The Solace 345 is unlike any fishboat you’ve ever seen before. Period.
Month after month and year after year we check out a slew of new center console fishing boats. Some are plain vanilla, some are more unusual than others, and a rare handful are truly distinctive. But it’s been years since we’ve run across a new center console fishing machine so ground-breaking and unusual that we could call it a completely unique one-of-a-kind boat. Meet the Solace 345.
The most unusual design trait of the Solace 345 hits you the moment you see it: the cockpit extends aft between the Yamaha F425 outboards – which provide a cruise in the mid-30s and a top-end of around 55 mph – mounted far apart towards the outboard edges of the boat. This isn’t just a walk-through transom, it’s a walk-out transom which Solace calls the “FishThru”. You can literally stand aft of the outboards as you fight fish – and the extension doesn’t end there. Swing open the door, press a button, and a hydraulically-actuated swim platform slides out from underneath.
Flanking the cockpit as you head aft there are 45-gallon livewells to either side. But these are no common livewells. They’re pressurized, fed by a sea chest system, have clear viewing ports in the hatches, and incorporate a tuna tube into each side. Rounding out the cockpit fishing features there are three vertical rod holders on each side, a pair of seven-foot fishboxes in the deck, plugs for your electric reels or downriggers, dedicated stowage compartments for a pair of five-gallon buckets, and beneath the waterline, there’s a pair of Shadow-Caster full-spectrum RGB LED underwater lights.
Now turn around and look forward. There’s a hydraulically-actuated three-wide aft-facing seat that pops out of the back of the base for the helm seats, plus a sink, tackle stowage drawers, and a refrigerator/freezer. There’s also an electric grill. We admit that these goodies will be enjoyed by many people and probably has to be included on a modern boat in this class, though we also point out that a simpler rigging station with more room for gear and fewer fancy gadgets might be preferred by the blood-and-guts crew.
Move forward a few feet, and there’s not an angler alive who won’t be thrilled by this helm. The three flip-up bolster seats rest atop Shockwave S5 shock-mitigating mounts. The flush-mount electronics flat is lockable and has enough space to support a pair of 17-inch Garmin 8617 MFDs with room to spare. Take a swipe on the screen, and play with the CZone digital switching system.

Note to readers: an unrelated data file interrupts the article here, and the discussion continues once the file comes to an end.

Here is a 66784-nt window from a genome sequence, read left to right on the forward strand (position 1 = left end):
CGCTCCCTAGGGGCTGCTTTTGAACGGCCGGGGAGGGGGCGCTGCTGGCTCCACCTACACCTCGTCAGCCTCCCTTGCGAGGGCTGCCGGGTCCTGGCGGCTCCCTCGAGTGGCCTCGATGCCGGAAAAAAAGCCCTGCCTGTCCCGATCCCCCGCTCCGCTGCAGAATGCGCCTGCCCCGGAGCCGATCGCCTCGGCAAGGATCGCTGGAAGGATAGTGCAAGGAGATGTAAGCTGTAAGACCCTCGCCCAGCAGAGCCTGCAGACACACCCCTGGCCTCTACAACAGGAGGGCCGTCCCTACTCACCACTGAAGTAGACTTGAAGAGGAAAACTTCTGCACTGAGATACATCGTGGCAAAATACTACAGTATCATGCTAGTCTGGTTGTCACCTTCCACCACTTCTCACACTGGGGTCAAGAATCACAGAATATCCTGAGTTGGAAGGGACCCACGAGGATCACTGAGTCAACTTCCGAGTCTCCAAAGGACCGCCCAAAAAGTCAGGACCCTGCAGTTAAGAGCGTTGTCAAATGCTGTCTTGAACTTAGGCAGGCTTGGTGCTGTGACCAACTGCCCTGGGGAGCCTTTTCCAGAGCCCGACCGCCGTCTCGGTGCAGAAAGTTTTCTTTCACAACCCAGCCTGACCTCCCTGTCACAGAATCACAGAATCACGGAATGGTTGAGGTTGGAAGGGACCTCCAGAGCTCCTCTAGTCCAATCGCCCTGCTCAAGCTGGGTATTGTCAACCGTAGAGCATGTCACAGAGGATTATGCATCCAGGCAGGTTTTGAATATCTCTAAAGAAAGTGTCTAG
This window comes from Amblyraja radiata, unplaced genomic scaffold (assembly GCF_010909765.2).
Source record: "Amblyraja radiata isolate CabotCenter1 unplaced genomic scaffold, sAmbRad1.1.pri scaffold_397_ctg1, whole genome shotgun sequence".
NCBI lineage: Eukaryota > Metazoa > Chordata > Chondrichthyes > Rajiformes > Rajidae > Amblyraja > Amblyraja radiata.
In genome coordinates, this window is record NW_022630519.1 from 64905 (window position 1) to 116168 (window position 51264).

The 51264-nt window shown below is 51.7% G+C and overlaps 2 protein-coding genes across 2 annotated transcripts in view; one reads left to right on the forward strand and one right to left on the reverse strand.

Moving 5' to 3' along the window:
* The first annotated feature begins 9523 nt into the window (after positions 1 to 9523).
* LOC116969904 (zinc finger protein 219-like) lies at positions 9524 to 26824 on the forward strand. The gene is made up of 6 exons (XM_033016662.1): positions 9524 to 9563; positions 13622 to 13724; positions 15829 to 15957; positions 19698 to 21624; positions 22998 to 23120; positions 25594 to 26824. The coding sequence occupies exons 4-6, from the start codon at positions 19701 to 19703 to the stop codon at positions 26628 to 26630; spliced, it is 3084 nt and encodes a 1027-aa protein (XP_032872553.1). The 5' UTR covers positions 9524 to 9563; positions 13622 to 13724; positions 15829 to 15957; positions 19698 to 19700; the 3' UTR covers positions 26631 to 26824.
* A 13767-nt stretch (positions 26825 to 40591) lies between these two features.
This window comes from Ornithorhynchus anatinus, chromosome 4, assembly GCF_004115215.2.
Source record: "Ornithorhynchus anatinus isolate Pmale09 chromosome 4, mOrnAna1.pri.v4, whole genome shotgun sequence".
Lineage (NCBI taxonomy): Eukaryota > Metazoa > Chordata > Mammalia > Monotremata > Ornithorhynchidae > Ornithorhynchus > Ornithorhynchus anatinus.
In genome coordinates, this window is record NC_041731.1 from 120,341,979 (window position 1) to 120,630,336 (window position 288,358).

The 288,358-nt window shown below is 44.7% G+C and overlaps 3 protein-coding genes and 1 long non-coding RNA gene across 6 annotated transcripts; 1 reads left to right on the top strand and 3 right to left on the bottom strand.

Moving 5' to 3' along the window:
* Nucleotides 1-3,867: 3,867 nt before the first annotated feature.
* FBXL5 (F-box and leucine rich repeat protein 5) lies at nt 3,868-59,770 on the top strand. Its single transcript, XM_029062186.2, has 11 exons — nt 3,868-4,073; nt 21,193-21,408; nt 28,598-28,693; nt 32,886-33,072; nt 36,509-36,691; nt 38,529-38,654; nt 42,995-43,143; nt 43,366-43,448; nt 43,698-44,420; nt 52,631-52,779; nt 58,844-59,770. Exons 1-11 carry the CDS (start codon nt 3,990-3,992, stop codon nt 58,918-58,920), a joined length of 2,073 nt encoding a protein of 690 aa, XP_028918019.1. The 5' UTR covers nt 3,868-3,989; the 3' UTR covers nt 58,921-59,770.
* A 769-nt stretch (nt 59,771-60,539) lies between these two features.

Now look up. Hopefully, no one made the mistake of failing to opt for the upper station – we say not getting it would be utterly tragic. It comes with full controls, a folding buggy top, and flip-down bolster seats with flip-up backrests.
As is the case on many larger center consoles these days, the console is blown out a bit to create a cabin as opposed to a mere head compartment, and forward-facing loungers sit atop the front section. Yes, there’s a price to pay for this design in the loss of forward deck space. And in another nod to comfort over carnage, the bow is also flanked with a pair of forward-facing lounges. Inside the console, there’s a small settee that folds down into a berth, a mini-galley with a microwave oven and a sink, and the head, all of which are kept chilled by a 6,000 BTU air-conditioning system.
Solace 345 Specifications
- LOA – 38’0”
- Beam – 10’6”
- Draft – 1’10”
- Displacement – Approx. 14,550 lbs. wet
- Transom deadrise –22 degrees
- Fuel capacity – 325 gal.
- Water capacity – 40 gal.
Construction-wise, the Solace 345 continues its unique streak – epoxy infusion and carbon fiber are part of the mix, but so is Innegra. This stuff is one of the most advanced fibers around, which is lightweight, hydrophobic, high flex-fatigue, more impact-resistant than regular fiberglass, and even has vibration-dampening properties. Fasteners are chrome-plated 316-grade stainless-steel, wiring is all tinned-copper, and all-aluminum gets a CeraKote anti-corrosion/anti-adhesion ceramic coating treatment.
Okay, so where did all this craziness come from? Does the name Dougherty ring a bell? In should, because this family has played a huge multi-generational role in the world of center consoles. Bob Dougherty was a legend at Boston Whaler, and a founder at both Edgewater and Everglades. His son Stephen, who apparently also has resin running through his veins, was at Edgewater and Everglades. And his latest brainchild is – surprise – the Solace 345. We’ve never seen anything quite like it.
For more information, visit Solace.